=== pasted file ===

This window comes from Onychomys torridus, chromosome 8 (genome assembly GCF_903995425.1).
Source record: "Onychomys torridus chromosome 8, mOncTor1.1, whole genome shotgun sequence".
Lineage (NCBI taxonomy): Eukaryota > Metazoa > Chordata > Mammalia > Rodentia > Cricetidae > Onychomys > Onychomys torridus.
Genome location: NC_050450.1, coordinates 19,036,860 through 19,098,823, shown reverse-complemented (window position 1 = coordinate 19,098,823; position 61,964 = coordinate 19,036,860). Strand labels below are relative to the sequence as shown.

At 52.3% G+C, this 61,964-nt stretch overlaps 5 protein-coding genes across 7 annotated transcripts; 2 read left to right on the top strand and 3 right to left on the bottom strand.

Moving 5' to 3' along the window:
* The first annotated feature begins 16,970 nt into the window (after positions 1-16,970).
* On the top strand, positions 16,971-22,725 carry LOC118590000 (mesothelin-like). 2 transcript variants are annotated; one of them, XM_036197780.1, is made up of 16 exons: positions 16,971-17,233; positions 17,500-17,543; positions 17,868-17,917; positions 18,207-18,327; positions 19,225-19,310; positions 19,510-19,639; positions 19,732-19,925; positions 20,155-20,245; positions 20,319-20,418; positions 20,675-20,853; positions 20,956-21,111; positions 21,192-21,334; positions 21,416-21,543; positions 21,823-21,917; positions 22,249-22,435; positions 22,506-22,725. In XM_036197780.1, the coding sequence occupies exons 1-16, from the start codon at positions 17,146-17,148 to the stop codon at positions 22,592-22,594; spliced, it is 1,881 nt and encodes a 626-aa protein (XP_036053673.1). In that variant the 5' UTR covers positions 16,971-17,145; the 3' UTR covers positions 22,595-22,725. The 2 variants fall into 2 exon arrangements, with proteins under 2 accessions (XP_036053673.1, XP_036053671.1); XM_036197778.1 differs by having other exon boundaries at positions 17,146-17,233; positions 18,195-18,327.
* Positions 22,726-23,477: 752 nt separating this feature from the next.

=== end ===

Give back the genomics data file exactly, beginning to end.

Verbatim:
This window comes from Onychomys torridus, chromosome 8 (genome assembly GCF_903995425.1).
Source record: "Onychomys torridus chromosome 8, mOncTor1.1, whole genome shotgun sequence".
Lineage (NCBI taxonomy): Eukaryota > Metazoa > Chordata > Mammalia > Rodentia > Cricetidae > Onychomys > Onychomys torridus.
Genome location: NC_050450.1, coordinates 19,036,860 through 19,098,823, shown reverse-complemented (window position 1 = coordinate 19,098,823; position 61,964 = coordinate 19,036,860). Strand labels below are relative to the sequence as shown.

At 52.3% G+C, this 61,964-nt stretch overlaps 5 protein-coding genes across 7 annotated transcripts; 2 read left to right on the top strand and 3 right to left on the bottom strand.

Moving 5' to 3' along the window:
* The first annotated feature begins 16,970 nt into the window (after positions 1-16,970).
* On the top strand, positions 16,971-22,725 carry LOC118590000 (mesothelin-like). 2 transcript variants are annotated; one of them, XM_036197780.1, is made up of 16 exons: positions 16,971-17,233; positions 17,500-17,543; positions 17,868-17,917; positions 18,207-18,327; positions 19,225-19,310; positions 19,510-19,639; positions 19,732-19,925; positions 20,155-20,245; positions 20,319-20,418; positions 20,675-20,853; positions 20,956-21,111; positions 21,192-21,334; positions 21,416-21,543; positions 21,823-21,917; positions 22,249-22,435; positions 22,506-22,725. In XM_036197780.1, the coding sequence occupies exons 1-16, from the start codon at positions 17,146-17,148 to the stop codon at positions 22,592-22,594; spliced, it is 1,881 nt and encodes a 626-aa protein (XP_036053673.1). In that variant the 5' UTR covers positions 16,971-17,145; the 3' UTR covers positions 22,595-22,725. The 2 variants fall into 2 exon arrangements, with proteins under 2 accessions (XP_036053673.1, XP_036053671.1); XM_036197778.1 differs by having other exon boundaries at positions 17,146-17,233; positions 18,195-18,327.
* Positions 22,726-23,477: 752 nt separating this feature from the next.